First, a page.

5. Temperature plays and important part in Li life. extremes cause lower life, below freezing is very problematic

6. Load sharing causes mini cycles, which reduces life times, especially where high peak , short duration currents are being supplied by the battery in a load sharing situation. The battery should if possible be isolated from the power source in that the power source should not cause charging to occur.


NOW, lets look at what we got in terms of existing boat charging sources and examine the issues

1. Smart LA orientated chargers, also used as a power source.

In my mind this is the biggest culprit as its often the source that is left active for long periods. Most people in marinas have teh battery on 24/7 with it supplying the boats loads in parallel to the battery.

Without modifications, a 3 stage charger is quite unsuited to Li charging.

Most chargers when the boat is being used are load sharing with typically more then float voltages being applied, this is causing mini cycles, we can only wait and see what effect it has on life cycles.

Ebaugh , I believe saw 15% reduction in capacity after 1 year, That if continued could change the cost equations.

2.Solar

AGain this is a problematic method of charging Li, As my definition it tends to be connected for long periods, dropping in and out of the circuit. Theres no easy answer to solar and Li

3. Genny, ALternators etc,

Much less of an issue as they tend to used solely as a recharger and then shut down. good match for Li. ( assuming cutoffs appropriate etc).


Does that mean a system today with standard chargers, solars and Alernators can be made to work, yes, is it optimum , no , what will the effect be, Time will tell. ( but it might be an expensive lesson)


My own view , is that Li should be justified for its recharge,discharge , storage and use reasons, BUT not on life times. Justifying the cost because based on flimsy data that suggests you'll get 10 years or something , given our state of knowledge and the less then optimum usage environment is very silly

ie , dont justify Li on cost with the present state of knowledge.

After that YMMV.

enjoy the cold ones.

Dave
__________________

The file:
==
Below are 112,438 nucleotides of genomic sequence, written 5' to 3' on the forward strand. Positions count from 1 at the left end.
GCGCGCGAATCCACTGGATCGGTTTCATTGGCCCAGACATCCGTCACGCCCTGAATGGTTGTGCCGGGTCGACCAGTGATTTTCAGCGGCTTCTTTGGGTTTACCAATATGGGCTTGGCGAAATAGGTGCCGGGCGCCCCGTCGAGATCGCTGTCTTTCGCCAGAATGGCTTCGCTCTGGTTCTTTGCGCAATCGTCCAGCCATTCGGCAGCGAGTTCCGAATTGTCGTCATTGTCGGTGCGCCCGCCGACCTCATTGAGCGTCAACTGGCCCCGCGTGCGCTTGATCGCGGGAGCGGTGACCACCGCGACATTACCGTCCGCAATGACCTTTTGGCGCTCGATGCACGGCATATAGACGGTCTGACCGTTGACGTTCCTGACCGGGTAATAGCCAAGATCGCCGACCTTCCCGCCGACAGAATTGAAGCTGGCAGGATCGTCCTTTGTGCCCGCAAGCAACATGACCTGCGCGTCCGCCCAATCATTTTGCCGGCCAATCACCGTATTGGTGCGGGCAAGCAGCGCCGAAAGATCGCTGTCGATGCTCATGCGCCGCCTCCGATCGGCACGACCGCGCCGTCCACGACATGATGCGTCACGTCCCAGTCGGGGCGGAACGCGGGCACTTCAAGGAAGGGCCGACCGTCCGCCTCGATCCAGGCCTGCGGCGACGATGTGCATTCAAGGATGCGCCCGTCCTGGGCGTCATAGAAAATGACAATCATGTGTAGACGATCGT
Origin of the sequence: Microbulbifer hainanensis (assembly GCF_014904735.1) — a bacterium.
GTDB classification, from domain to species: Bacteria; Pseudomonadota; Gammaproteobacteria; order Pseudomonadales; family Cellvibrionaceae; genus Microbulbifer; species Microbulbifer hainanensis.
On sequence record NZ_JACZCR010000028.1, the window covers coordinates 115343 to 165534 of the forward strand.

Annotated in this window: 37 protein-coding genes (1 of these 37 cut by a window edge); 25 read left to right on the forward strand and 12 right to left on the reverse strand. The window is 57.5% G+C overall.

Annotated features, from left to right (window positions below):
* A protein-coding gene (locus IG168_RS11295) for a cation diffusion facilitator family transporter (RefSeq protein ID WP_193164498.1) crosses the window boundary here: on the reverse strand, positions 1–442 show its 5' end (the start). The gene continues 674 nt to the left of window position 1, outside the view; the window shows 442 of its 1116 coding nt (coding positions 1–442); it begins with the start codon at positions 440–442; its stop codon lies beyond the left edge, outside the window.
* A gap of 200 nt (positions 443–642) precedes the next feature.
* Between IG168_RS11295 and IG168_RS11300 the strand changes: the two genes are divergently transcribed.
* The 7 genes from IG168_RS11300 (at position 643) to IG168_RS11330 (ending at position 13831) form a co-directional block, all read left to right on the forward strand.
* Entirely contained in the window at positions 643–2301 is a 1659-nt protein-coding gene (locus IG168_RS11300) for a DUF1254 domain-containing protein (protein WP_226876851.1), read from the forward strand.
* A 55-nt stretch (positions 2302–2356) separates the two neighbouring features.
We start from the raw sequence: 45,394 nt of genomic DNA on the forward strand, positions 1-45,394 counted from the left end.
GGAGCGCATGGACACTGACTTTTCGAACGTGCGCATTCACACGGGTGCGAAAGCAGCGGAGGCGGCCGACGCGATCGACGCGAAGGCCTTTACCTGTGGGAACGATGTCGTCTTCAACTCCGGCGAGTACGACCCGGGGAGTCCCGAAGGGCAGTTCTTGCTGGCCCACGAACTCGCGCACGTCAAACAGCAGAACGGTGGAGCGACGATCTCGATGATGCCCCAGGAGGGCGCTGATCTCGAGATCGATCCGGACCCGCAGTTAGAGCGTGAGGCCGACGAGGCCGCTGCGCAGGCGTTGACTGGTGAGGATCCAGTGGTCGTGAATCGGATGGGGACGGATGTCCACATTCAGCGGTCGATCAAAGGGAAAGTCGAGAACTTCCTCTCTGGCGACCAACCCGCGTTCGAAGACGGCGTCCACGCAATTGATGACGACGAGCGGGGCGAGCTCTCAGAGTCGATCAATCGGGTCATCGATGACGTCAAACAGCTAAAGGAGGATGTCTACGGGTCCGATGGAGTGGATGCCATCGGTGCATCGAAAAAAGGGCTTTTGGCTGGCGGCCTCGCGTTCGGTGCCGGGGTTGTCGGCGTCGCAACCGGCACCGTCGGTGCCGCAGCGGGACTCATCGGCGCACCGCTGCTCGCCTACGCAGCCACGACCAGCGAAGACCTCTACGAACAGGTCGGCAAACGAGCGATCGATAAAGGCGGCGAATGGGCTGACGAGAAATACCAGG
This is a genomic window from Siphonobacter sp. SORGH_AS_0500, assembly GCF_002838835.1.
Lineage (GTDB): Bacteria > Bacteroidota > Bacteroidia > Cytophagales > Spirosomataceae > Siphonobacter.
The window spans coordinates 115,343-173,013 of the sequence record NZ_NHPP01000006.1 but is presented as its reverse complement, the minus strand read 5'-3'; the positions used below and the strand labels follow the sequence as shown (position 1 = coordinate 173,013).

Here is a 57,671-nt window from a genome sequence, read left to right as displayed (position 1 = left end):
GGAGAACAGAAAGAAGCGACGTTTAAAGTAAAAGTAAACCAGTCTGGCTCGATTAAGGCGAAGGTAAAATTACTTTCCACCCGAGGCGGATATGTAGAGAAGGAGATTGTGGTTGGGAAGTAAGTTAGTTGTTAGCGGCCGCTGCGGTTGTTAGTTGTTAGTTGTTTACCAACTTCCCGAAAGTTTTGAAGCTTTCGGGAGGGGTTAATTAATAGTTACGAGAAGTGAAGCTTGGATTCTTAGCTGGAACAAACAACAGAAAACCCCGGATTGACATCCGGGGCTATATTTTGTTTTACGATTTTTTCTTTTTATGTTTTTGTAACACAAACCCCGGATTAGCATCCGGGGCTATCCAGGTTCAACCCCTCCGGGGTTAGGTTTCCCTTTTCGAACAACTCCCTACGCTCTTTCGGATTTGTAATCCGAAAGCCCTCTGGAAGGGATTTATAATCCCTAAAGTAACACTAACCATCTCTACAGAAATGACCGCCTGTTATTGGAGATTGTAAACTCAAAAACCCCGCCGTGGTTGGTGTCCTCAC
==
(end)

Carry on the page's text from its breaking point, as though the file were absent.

__________________
Check out my new blog on smart boat technology, networking and gadgets for the connected sailor! - http://smartboats.tumblr.com
goboatingnow is offline   Reply With Quote
Reply

Tags
paracelle

Thread Tools
Display Modes Rate This Thread
Rate This Thread:

Posting Rules
You may not post new threads
You may not post replies
You may not post attachments
You may not edit your posts

BB code is On
Smilies are On
[IMG] code is On
HTML code is Off
Trackbacks are Off
Pingbacks are Off
Refbacks are Off


Similar Threads
Thread Thread Starter Forum Replies Last Post
I Only Have Two Batteries - Which Batteries Should I Use? LifesAnAdventure Electrical: Batteries, Generators & Solar 11 04-06-2014 19:29
Eliminating a Battery Isolator R_C Electrical: Batteries, Generators & Solar 21 19-09-2013 03:42
Lithium Batteries in Handheld VHF Sets Dockhead Marine Electronics 10 26-10-2011 21:52
Killed Batteries ? Dockhead Electrical: Batteries, Generators & Solar 31 27-08-2011 05:14
Voltage drop under load, amps read 99% ?? VVD Electrical: Batteries, Generators & Solar 25 28-06-2011 16:25



Copyright 2002- Social Knowledge, LLC All Rights Reserved.

All times are GMT -7. The time now is 08:48.


Google+
Powered by vBulletin® Version 3.8.8 Beta 1
Copyright ©2000 - 2017, vBulletin Solutions, Inc.
Social Knowledge Networks
Powered by vBulletin® Version 3.8.8 Beta 1
Copyright ©2000 - 2017, vBulletin Solutions, Inc.

ShowCase vBulletin Plugins by Drive Thru Online, Inc.